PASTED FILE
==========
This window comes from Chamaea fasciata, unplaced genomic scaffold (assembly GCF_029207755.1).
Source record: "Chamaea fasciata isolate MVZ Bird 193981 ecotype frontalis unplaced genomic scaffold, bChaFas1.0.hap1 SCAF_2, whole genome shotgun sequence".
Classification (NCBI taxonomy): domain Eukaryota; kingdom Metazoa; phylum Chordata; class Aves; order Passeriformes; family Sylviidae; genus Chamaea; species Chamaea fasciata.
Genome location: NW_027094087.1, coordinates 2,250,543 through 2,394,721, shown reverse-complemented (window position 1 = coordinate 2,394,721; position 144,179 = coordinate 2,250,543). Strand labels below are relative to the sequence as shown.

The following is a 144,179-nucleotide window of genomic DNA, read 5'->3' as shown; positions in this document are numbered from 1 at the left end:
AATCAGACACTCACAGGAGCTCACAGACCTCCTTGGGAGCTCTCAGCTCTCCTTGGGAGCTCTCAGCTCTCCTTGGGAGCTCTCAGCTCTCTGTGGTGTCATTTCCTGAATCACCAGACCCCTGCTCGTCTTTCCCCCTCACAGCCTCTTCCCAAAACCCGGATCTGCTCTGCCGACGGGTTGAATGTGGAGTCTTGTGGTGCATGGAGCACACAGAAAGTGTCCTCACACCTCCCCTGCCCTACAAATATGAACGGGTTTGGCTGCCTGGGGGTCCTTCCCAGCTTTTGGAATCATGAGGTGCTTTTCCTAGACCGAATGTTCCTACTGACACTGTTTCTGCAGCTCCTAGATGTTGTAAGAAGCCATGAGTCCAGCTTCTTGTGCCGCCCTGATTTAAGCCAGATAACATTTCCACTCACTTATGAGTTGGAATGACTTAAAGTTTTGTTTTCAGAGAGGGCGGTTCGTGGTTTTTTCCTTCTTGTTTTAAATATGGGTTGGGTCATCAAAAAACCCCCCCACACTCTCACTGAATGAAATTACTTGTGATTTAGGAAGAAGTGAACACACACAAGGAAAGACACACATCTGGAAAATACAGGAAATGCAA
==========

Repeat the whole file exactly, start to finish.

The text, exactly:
This window comes from Chamaea fasciata, unplaced genomic scaffold (assembly GCF_029207755.1).
Source record: "Chamaea fasciata isolate MVZ Bird 193981 ecotype frontalis unplaced genomic scaffold, bChaFas1.0.hap1 SCAF_2, whole genome shotgun sequence".
Classification (NCBI taxonomy): domain Eukaryota; kingdom Metazoa; phylum Chordata; class Aves; order Passeriformes; family Sylviidae; genus Chamaea; species Chamaea fasciata.
Genome location: NW_027094087.1, coordinates 2,250,543 through 2,394,721, shown reverse-complemented (window position 1 = coordinate 2,394,721; position 144,179 = coordinate 2,250,543). Strand labels below are relative to the sequence as shown.

The following is a 144,179-nucleotide window of genomic DNA, read 5'->3' as shown; positions in this document are numbered from 1 at the left end:
AATCAGACACTCACAGGAGCTCACAGACCTCCTTGGGAGCTCTCAGCTCTCCTTGGGAGCTCTCAGCTCTCCTTGGGAGCTCTCAGCTCTCTGTGGTGTCATTTCCTGAATCACCAGACCCCTGCTCGTCTTTCCCCCTCACAGCCTCTTCCCAAAACCCGGATCTGCTCTGCCGACGGGTTGAATGTGGAGTCTTGTGGTGCATGGAGCACACAGAAAGTGTCCTCACACCTCCCCTGCCCTACAAATATGAACGGGTTTGGCTGCCTGGGGGTCCTTCCCAGCTTTTGGAATCATGAGGTGCTTTTCCTAGACCGAATGTTCCTACTGACACTGTTTCTGCAGCTCCTAGATGTTGTAAGAAGCCATGAGTCCAGCTTCTTGTGCCGCCCTGATTTAAGCCAGATAACATTTCCACTCACTTATGAGTTGGAATGACTTAAAGTTTTGTTTTCAGAGAGGGCGGTTCGTGGTTTTTTCCTTCTTGTTTTAAATATGGGTTGGGTCATCAAAAAACCCCCCCACACTCTCACTGAATGAAATTACTTGTGATTTAGGAAGAAGTGAACACACACAAGGAAAGACACACATCTGGAAAATACAGGAAATGCAA